By the way, the schematics can be found on the SNUG page: http://home.arcor.de...bwg/php1245.pdf
Maybe someone would like to have a look? Here is a description that you may be able to follow on the schematics.
On the left-hand side, near the bottom, there is the data bus (D0-D7), above there is RDBENA* and READY. When READY=0, the CPU enters wait state. The tri-state buffer (U8C) delivers 0 when its control pin (pin 10) is 0. For that to happen, all inputs of U7B (OR gate up-right) must be 0. Pin 4 of U7B goes to the PAL and is 0 when the controller chip is accessed. Pin 5 is the endpoint of the signal WAITen* connected to Q2 of the U13 latch (go left from the output gate DS1* on the right side). When this bit is set, it is inverted and arrives as a 0 at the OR gate. This bit is set by a SBO 2.
So far, the READY line will only be lowered when a memory access to the controller is done (5FFx) and we have a preceding SBO 2. It only depends on the third input of the OR gate (pin 3). This one is connected to the output of a NAND (U23B) that gets its inputs from A13, A14, A15, and from another OR gate (U7A) whose output is inverted by a gate in between. The NAND will only deliver 0 when all of its inputs are 1. This implies that A13, A14, A15, and that OR gate are all delivering ones. The OR gate's inputs are the controller lines IRQ, DRQ, and the output of the motor monoflop, inverted.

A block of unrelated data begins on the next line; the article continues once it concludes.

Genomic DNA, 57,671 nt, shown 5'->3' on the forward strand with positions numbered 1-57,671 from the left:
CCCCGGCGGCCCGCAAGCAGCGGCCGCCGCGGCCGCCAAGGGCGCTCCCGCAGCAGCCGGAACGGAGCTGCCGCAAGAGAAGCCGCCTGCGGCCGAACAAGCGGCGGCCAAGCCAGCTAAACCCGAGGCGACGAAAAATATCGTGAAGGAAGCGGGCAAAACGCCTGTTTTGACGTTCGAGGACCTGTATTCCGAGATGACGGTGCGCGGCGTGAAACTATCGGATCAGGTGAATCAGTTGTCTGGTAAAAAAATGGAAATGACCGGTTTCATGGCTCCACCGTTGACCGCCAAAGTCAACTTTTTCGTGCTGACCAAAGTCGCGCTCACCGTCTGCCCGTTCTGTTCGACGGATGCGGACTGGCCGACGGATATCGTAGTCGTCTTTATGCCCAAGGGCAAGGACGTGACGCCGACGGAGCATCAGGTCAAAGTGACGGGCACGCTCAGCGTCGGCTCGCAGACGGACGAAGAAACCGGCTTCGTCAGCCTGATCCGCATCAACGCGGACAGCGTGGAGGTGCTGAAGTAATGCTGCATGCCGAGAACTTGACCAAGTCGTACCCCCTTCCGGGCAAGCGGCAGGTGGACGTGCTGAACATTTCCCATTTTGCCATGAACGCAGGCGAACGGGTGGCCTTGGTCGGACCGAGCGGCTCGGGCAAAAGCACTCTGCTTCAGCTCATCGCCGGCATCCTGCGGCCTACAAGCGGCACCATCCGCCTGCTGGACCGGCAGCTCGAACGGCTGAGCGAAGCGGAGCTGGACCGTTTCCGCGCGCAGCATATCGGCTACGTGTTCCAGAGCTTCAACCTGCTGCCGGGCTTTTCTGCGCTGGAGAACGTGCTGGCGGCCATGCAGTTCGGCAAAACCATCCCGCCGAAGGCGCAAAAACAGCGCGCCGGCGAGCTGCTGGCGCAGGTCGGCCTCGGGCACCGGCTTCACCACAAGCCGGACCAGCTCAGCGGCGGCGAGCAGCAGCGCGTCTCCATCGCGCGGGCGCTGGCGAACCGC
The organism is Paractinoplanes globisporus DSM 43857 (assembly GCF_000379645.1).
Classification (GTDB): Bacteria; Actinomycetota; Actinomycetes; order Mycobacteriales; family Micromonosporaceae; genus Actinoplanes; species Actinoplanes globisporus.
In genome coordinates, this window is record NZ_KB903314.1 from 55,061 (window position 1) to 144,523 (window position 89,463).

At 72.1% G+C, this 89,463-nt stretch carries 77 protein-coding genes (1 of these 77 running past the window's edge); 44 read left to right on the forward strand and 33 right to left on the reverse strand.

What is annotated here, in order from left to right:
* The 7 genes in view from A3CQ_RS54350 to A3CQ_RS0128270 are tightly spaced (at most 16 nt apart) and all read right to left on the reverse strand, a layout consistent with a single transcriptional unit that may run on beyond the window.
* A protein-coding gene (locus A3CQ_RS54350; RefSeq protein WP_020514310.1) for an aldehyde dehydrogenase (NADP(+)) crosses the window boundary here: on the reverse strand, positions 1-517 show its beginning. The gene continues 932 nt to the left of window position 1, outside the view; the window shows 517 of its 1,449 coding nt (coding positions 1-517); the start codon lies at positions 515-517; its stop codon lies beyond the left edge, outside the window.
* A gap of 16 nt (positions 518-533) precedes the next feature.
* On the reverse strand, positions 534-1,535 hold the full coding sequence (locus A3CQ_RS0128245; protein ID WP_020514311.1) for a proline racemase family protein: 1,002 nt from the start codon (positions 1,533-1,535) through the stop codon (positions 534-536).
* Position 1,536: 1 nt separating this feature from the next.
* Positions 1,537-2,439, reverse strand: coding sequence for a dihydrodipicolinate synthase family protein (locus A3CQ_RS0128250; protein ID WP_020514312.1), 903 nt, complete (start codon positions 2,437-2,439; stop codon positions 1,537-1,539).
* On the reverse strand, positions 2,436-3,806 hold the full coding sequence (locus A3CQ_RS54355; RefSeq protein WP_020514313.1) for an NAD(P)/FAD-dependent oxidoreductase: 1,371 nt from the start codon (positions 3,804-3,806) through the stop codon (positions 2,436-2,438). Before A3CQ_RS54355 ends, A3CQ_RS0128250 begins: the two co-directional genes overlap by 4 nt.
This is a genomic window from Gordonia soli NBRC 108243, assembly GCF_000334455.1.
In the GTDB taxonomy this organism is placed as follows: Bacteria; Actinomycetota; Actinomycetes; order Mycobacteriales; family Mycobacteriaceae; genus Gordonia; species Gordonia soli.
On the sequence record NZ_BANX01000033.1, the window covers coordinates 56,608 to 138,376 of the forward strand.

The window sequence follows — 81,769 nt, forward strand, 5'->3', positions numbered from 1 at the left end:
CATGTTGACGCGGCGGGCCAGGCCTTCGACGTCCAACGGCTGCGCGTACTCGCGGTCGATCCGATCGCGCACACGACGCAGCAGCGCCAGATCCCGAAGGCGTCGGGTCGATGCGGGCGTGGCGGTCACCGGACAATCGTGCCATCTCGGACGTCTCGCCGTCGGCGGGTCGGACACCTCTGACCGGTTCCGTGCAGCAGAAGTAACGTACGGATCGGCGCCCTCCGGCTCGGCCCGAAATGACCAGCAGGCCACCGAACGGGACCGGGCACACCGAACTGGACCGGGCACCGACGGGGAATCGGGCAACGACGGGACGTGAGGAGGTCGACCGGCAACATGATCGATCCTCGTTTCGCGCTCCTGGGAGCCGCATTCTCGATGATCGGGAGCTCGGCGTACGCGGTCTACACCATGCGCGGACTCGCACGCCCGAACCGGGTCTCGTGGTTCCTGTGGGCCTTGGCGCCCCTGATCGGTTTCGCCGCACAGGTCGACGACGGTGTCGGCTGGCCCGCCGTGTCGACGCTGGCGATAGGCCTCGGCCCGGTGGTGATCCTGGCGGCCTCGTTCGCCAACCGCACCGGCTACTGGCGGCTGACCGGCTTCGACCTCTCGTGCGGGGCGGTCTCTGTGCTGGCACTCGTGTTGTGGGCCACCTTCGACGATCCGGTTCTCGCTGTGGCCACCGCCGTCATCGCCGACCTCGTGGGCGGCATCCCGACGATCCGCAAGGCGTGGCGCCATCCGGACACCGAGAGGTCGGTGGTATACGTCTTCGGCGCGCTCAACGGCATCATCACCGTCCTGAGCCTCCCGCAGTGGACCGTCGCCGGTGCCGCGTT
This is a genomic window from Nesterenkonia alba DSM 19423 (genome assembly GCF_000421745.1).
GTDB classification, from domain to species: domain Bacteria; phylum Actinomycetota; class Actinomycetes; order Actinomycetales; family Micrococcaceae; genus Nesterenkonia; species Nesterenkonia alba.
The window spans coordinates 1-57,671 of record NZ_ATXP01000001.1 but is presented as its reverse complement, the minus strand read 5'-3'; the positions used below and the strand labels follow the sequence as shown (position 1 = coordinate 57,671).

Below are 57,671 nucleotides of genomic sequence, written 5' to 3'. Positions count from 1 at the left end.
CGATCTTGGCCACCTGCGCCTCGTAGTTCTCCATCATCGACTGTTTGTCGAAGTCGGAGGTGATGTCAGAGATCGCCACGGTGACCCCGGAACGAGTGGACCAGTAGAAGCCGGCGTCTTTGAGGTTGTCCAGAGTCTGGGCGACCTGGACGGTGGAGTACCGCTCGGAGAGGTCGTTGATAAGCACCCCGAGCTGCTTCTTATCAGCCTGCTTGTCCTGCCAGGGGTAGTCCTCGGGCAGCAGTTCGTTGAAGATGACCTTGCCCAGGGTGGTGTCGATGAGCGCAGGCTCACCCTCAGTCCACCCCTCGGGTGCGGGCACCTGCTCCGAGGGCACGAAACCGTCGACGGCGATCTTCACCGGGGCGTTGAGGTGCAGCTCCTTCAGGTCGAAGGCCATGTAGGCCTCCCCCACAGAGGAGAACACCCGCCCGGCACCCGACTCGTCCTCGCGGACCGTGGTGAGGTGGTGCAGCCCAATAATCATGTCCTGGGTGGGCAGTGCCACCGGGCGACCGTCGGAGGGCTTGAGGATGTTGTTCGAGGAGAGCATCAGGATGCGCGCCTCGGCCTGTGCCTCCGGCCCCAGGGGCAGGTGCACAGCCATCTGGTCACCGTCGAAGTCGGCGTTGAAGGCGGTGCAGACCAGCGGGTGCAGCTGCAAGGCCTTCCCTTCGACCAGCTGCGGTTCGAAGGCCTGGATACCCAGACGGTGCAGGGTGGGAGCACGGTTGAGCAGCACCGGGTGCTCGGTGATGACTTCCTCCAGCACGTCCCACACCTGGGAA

So I would understand the operation as follows:
- The controller is reading a sequence of bits from the disk and stores them in a shift register that will be readable via the data register port (5FF6).
- As long as DRQ is 0 and the motor is turning, the data register is not ready to be read. This lock is enabled by a previous SBO 2. In order to react in time, the data register read operation must be initiated, and the processor must be locked until the byte is available. The exactly same thing is done in the TI disk controller.
- Until ready, U7A delivers 0, U23A inverts to 1. In order to arrive as a 0 at the U7B OR gate, A13, A14, A15 must all be 1. This is only possible when reading 5FF7. That is, the processor is locked while reading 5FF7.
- When the data register is full (8 bits read), DRQ is set to 1. This will arrive at U23B as a 0, the output will become 1, which eventually inhibits the tri-state buffer, and READY is released. Consequently, the datamux completes the first read operation, and the starts the second one at 5FF6.
- Now since A15 is 0, U23B will always deliver 1, regardless of the state of DRQ. The processor will not be locked during the 5FF6 access.
See my problem? Since the Geneve never accesses the 5FF7 address, the processor will never be locked while waiting for the incoming bits. The TI disk controller, in contrast, simply ignores the odd accesses and enters wait states on the 5FF6 address.
I seem to remember Michael Becker once ranting about the Geneve "doing it the wrong way, how should we know".